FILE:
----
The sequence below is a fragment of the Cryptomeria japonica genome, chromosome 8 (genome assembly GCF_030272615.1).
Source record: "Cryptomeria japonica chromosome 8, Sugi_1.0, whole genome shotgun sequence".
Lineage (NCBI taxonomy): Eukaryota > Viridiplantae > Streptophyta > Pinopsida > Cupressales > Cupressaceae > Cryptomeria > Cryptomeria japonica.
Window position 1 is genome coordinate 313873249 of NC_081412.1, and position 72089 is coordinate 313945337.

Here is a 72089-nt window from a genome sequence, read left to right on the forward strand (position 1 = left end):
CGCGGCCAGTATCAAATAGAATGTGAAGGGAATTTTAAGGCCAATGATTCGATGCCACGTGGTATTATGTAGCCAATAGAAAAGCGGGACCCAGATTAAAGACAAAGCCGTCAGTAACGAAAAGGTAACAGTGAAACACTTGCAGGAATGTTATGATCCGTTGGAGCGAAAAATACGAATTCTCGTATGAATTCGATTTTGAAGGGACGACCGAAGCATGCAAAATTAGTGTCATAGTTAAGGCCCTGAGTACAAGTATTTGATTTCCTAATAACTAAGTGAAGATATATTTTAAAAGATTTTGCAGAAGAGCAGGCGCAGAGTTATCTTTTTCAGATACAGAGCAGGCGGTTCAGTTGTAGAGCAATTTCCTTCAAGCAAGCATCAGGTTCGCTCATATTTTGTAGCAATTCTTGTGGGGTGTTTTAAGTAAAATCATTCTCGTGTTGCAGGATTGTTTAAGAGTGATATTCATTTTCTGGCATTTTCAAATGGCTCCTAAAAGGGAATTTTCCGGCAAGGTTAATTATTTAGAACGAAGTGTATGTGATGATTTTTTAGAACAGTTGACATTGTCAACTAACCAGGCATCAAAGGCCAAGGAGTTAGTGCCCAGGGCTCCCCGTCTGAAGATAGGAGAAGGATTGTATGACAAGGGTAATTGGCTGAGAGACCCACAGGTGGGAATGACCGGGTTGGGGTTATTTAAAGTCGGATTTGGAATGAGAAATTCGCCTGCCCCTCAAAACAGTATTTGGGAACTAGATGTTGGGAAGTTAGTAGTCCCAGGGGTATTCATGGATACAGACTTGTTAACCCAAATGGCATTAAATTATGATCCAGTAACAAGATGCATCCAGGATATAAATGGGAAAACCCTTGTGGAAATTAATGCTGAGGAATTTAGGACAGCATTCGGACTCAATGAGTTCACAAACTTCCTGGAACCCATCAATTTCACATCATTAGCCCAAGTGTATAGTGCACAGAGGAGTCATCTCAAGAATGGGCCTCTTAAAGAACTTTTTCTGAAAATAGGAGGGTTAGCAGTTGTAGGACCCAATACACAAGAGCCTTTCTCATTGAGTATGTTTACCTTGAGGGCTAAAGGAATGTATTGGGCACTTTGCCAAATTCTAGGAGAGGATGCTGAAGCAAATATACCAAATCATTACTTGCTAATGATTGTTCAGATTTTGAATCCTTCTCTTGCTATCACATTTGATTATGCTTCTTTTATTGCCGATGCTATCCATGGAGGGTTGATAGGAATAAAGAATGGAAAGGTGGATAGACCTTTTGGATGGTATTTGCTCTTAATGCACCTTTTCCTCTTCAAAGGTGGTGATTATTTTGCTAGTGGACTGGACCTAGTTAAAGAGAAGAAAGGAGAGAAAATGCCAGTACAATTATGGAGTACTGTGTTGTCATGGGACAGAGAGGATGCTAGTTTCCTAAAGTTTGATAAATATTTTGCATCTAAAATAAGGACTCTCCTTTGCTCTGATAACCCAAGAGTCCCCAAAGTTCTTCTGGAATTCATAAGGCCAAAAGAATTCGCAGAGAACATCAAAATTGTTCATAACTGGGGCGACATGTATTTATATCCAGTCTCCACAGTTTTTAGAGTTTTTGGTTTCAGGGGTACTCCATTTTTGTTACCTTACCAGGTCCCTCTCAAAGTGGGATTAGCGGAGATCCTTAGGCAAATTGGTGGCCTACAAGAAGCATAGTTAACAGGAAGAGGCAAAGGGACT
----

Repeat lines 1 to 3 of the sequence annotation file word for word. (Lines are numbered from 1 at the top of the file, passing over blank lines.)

The sequence below is a fragment of the Cryptomeria japonica genome, chromosome 8 (genome assembly GCF_030272615.1).
Source record: "Cryptomeria japonica chromosome 8, Sugi_1.0, whole genome shotgun sequence".
Lineage (NCBI taxonomy): Eukaryota > Viridiplantae > Streptophyta > Pinopsida > Cupressales > Cupressaceae > Cryptomeria > Cryptomeria japonica.